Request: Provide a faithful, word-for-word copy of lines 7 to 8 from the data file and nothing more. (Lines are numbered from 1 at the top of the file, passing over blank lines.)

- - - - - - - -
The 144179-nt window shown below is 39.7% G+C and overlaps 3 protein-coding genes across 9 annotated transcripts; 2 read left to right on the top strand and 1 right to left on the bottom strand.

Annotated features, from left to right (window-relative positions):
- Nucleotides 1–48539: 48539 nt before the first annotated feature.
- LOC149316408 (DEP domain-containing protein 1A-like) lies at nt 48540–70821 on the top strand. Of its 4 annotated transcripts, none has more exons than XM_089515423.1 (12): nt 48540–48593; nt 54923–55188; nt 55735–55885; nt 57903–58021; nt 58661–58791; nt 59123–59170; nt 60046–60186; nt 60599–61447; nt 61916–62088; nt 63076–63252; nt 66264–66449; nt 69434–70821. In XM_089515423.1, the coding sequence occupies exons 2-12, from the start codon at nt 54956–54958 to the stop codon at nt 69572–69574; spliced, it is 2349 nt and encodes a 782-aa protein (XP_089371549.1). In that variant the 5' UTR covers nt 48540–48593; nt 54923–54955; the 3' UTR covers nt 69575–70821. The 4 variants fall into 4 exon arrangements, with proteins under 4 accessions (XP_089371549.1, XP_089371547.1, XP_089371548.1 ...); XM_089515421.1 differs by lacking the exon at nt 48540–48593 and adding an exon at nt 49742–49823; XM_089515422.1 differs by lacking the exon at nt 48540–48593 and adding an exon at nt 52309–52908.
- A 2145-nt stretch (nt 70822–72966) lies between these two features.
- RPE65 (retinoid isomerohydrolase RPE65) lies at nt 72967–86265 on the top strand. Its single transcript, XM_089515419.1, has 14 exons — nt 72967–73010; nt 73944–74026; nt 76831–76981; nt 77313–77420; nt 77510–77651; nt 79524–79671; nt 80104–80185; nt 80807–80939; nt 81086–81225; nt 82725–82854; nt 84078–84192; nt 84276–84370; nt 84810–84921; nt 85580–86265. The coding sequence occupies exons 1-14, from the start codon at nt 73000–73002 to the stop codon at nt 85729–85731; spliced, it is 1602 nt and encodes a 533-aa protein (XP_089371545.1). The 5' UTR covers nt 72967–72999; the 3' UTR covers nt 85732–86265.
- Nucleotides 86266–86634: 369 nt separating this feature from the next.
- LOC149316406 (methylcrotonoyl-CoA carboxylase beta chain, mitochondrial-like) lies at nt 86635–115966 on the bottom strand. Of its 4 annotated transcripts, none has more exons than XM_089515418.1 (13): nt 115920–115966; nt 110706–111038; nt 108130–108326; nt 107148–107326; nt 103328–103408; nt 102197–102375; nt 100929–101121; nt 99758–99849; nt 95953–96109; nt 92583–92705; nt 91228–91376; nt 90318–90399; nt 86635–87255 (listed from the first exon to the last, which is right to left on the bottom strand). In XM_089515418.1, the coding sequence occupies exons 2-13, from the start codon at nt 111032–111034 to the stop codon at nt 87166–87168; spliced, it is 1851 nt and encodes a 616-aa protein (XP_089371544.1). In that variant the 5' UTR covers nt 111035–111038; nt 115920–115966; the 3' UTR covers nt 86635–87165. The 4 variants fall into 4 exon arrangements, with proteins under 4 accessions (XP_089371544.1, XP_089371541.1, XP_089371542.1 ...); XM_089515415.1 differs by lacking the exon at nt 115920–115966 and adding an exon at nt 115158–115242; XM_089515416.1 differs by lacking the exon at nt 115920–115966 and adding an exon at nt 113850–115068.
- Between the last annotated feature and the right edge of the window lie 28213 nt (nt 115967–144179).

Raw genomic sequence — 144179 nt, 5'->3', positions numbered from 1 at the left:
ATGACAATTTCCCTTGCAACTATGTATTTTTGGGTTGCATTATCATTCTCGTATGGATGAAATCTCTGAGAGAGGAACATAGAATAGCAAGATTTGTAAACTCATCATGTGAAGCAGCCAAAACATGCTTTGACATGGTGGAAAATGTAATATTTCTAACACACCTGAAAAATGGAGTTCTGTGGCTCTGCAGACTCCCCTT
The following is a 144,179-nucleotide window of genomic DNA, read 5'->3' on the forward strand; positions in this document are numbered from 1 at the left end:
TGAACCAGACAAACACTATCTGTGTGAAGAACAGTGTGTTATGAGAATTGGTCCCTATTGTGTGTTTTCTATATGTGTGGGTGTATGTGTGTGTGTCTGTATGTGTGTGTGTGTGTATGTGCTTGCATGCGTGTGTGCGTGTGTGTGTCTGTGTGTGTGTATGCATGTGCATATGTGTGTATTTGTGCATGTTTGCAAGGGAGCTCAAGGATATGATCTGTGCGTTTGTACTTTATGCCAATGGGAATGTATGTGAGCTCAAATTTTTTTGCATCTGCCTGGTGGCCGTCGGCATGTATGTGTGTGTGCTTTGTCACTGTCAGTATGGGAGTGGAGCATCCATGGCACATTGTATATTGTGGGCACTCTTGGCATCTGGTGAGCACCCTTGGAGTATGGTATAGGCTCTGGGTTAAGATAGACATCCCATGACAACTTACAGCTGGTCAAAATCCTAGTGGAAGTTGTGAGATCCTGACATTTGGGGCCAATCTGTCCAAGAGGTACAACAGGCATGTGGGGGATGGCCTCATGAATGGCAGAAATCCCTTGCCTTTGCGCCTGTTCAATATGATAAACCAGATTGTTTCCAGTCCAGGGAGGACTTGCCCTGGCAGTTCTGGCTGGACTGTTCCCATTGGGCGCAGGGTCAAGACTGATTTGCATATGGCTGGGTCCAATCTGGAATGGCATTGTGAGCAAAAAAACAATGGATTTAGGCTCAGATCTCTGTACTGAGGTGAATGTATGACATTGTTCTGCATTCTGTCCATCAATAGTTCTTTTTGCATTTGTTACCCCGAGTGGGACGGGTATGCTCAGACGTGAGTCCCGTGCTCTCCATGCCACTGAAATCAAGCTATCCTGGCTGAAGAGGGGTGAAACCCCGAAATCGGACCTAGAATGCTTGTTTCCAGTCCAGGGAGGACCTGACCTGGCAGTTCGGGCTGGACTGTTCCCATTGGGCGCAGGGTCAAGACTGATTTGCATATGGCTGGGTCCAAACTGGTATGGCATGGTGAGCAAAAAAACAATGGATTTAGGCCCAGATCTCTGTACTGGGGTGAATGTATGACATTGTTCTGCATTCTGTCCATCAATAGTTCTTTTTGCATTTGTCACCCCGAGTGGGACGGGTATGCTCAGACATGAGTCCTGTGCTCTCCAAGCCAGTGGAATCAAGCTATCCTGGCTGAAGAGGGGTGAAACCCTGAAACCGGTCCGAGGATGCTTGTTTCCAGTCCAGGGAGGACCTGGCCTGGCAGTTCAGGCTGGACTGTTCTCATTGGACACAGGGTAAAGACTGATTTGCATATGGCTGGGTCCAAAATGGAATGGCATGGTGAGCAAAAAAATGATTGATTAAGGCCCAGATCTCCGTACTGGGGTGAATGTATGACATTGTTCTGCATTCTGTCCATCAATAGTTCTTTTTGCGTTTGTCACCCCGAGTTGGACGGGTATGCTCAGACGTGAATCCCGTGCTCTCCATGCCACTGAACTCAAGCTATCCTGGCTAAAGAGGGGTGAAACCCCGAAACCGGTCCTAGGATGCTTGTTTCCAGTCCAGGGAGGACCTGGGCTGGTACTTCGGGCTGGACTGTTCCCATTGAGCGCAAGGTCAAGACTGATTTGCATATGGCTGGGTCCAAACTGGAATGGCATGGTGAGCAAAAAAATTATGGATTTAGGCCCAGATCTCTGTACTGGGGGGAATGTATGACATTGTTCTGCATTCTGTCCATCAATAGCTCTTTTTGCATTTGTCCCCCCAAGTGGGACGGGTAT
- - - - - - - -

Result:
- Nucleotides 86266–86634: 369 nt separating this feature from the next.
- LOC149316406 (methylcrotonoyl-CoA carboxylase beta chain, mitochondrial-like) lies at nt 86635–115966 on the bottom strand. Of its 4 annotated transcripts, none has more exons than XM_089515418.1 (13): nt 115920–115966; nt 110706–111038; nt 108130–108326; nt 107148–107326; nt 103328–103408; nt 102197–102375; nt 100929–101121; nt 99758–99849; nt 95953–96109; nt 92583–92705; nt 91228–91376; nt 90318–90399; nt 86635–87255 (listed from the first exon to the last, which is right to left on the bottom strand). In XM_089515418.1, the coding sequence occupies exons 2-13, from the start codon at nt 111032–111034 to the stop codon at nt 87166–87168; spliced, it is 1851 nt and encodes a 616-aa protein (XP_089371544.1). In that variant the 5' UTR covers nt 111035–111038; nt 115920–115966; the 3' UTR covers nt 86635–87165. The 4 variants fall into 4 exon arrangements, with proteins under 4 accessions (XP_089371544.1, XP_089371541.1, XP_089371542.1 ...); XM_089515415.1 differs by lacking the exon at nt 115920–115966 and adding an exon at nt 115158–115242; XM_089515416.1 differs by lacking the exon at nt 115920–115966 and adding an exon at nt 113850–115068.